I q = G e x p q 2 R g 2 3   f o r   q q 1 ;   I q = D q d   f o r   q q 1
where q is the scattering variable, I(q) is the scattered intensity, Rg is the radius of gyration, d is the Porod exponent, G is the Guinier scale factor, and D is the Porod scale factor. The structural parameters determined from the model fits are given in Table 2.
As wheat gluten is made up of globular proteins, the dimension variable (s) was fixed as zero for Guinier−Porod (GP) model fitting [39]. The high-q GP 1 fit returned a Porod slope and Rg of ~4.0 and ~10.0 Å, respectively, for all the fabricated films, which can be attributed to the β-sheet secondary structure (i.e., hydrophobic domain exhibiting sharp interface with surrounding medium/matrix) of the globular protein. The mid-q GP 2 fit returned Porod slope and Rg values of around 2.5 and 20.5 Å for all the fabricated films, which can be attributed to hydrophilic domain (or correlation length between β-sheet structures) with mass fractal-like dimensions. On the other hand, the mid-q GP 3 fit returned Porod slope and Rg values of around 2.25 and 59.0 Å for all the fabricated films, which can be attributed to gliadin aggregates in the matrix with mass fractal-like structures. With an increase in the keratin concentration, the intensity of the gliadin aggregates’ scattering was observed to systematically decrease in films, indicating better solubility or the disruption of aggregates with keratin in hybrid films via inter-molecular interactions. The low-q power law fit of G20 film returned a Porod slope of around 2.9, which decreased to 2.6 with 30 wt.% keratin substitution, suggesting loose network formation and the anticipated decrease in mechanical properties. This is also supported by the increased trend in estimated micropore size (calculated from the very low-q USANS data using the relation d = 2π/q, where d is the peak value in the Kratky plot) and the measured water uptake. The micropore sizes (1.2 to 2.2 µm) estimated from USANS data also generally agree with values obtained from SEM results. Moreover, the absence of an intensity plateau in the very low-q region indicates that the size and structure of the fabricated films are beyond the USANS measurement range.

2.4. Viscoelastic Properties of Gluten/Keratin Hybrid Film

Protein-based films exhibit complex viscoelastic behavior, which is largely influenced by their microstructure, crosslink density, and level of hydration [40]. Figure 7A shows the G′ (elastic) and G″ (viscous) responses of fabricated gel films measured as a function of oscillation strain. All films exhibit a linear viscoelastic regime (LVR, plateau region) at low strain, followed by a network rupture/deformation regime (slope region) at high strain. The LVR is important in dynamic rheological analysis because the viscoelastic parameters are strain-independent at LVR [41]. The G′ value of all films at LVR is approximately one order of magnitude higher than G″, suggesting that the film’s viscoelastic properties are primarily governed by an elastic response.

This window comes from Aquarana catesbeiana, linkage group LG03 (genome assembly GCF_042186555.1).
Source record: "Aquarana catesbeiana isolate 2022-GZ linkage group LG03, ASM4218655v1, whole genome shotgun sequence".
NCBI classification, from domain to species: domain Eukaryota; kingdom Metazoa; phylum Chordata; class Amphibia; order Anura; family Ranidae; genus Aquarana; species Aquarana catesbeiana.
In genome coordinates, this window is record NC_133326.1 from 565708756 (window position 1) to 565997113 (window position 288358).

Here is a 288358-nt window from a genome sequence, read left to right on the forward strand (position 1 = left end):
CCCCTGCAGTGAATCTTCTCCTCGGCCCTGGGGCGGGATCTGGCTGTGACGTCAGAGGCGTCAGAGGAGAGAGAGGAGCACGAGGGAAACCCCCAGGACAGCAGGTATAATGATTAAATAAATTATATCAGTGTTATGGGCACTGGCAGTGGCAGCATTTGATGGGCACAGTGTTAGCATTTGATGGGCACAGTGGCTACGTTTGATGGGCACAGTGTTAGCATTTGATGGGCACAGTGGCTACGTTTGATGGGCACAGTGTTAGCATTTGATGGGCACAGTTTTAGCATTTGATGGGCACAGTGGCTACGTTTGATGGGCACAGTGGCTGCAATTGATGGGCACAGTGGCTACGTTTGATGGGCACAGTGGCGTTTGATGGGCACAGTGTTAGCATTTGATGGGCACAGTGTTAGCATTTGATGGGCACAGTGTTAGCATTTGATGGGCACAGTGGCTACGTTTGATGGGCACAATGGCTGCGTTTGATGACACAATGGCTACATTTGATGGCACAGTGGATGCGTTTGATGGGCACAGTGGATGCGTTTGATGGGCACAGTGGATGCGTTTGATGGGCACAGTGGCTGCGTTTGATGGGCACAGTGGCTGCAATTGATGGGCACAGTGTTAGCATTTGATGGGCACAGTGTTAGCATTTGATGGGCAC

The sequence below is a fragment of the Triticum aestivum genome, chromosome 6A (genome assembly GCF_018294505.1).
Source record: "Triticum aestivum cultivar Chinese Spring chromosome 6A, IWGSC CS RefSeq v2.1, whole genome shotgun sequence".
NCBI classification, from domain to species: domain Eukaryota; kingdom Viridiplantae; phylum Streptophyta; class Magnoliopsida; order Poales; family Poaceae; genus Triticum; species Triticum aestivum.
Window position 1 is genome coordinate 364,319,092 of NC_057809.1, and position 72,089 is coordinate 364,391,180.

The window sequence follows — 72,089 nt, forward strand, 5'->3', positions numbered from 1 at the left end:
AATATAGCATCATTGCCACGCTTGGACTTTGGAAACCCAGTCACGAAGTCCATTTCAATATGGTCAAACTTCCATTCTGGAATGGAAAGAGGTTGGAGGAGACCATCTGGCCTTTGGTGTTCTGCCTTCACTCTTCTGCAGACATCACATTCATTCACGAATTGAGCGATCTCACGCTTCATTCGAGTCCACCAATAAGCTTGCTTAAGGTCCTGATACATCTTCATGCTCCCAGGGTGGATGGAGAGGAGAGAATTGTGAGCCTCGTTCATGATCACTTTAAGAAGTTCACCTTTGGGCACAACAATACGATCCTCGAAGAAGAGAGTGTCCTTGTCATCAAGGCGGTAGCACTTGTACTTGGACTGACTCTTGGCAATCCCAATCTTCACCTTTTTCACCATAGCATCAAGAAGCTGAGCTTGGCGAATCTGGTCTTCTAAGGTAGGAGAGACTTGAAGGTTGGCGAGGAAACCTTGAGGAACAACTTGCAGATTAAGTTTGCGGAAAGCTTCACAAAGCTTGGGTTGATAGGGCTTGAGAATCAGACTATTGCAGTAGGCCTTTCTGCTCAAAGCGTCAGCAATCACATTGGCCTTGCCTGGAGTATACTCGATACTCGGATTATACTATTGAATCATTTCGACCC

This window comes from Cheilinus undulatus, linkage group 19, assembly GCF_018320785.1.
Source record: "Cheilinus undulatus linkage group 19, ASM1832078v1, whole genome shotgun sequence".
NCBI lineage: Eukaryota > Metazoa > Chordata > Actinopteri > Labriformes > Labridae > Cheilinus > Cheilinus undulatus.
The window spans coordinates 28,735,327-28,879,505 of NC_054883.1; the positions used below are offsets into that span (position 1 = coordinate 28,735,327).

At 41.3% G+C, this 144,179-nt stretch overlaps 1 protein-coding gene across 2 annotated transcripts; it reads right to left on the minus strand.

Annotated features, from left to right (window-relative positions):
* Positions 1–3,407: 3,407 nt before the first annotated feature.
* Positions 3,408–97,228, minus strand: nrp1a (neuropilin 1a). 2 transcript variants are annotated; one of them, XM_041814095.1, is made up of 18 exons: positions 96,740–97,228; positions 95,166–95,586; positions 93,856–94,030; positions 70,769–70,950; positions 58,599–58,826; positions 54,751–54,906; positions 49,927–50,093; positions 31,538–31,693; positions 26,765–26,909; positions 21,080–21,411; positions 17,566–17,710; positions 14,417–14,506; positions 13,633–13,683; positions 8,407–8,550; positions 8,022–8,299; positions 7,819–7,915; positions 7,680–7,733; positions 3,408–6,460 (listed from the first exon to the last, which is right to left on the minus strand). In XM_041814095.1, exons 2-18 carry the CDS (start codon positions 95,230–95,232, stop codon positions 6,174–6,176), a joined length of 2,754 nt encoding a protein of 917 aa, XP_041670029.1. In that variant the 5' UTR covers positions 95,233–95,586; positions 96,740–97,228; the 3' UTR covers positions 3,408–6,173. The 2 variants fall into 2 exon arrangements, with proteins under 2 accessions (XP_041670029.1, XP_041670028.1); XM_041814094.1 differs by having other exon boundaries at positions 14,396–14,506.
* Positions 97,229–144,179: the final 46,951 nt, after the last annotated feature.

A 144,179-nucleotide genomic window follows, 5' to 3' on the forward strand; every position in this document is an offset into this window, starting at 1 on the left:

The G20 film exhibited the largest LVR and highest G′ among the fabricated films, whereas the LVR and G′ systematically decreased with an increase in keratin content for hybrid films. This observation indicates that the hybrid films become softer with an increase in keratin content. In addition, the tan delta (G″/G′) values of hybrid films at LVR (Figure 7B) show a decreasing trend with keratin content, suggesting the films become less energy dissipative or more elastic, which can be attributed to the trend observed for crosslink density and water uptake (where water acts as a plasticizer) [42,43]. Moreover, the complex viscosity of all the films exhibits shearthinning behavior (a decrease in viscosity with an increase in frequency, as shown in Figure 7C), which suggests the suitability of the developed films for printing applications [44] and the extrudability of the material from the nozzle easily during 3D printing. The materials’ shear thinning nature facilitates a more efficient extrusion process during 3D printing. As the shear rate escalates, the viscosity of the material decreases, ensuring a smooth and consistent flow through the printer nozzle [45]. This controlled reduction in viscosity is fundamental for precise layer-by-layer deposition, contributing to the accuracy and fidelity of the final printed object. Moreover, shear thinning enhances the printability of the materials by making them more responsive to the shear forces inherent in the 3D printing process [46]. This responsiveness is pivotal for achieving controlled and precise shaping of the material during extrusion, resulting in improved print quality and structural integrity. This fine-tuned control is critical for achieving uniform layer thickness and adherence, influencing the overall stability and quality of the printed object. The rapid recovery of viscosity after shear stress ensures the immediate stabilization of extruded layers [47]. This swift transition from lower to higher viscosity contributes to layer adhesion, maintaining the shape and structure of each layer during the printing process. The differences in complex viscosity may be related to the composition and structural change in the films with crosslink density.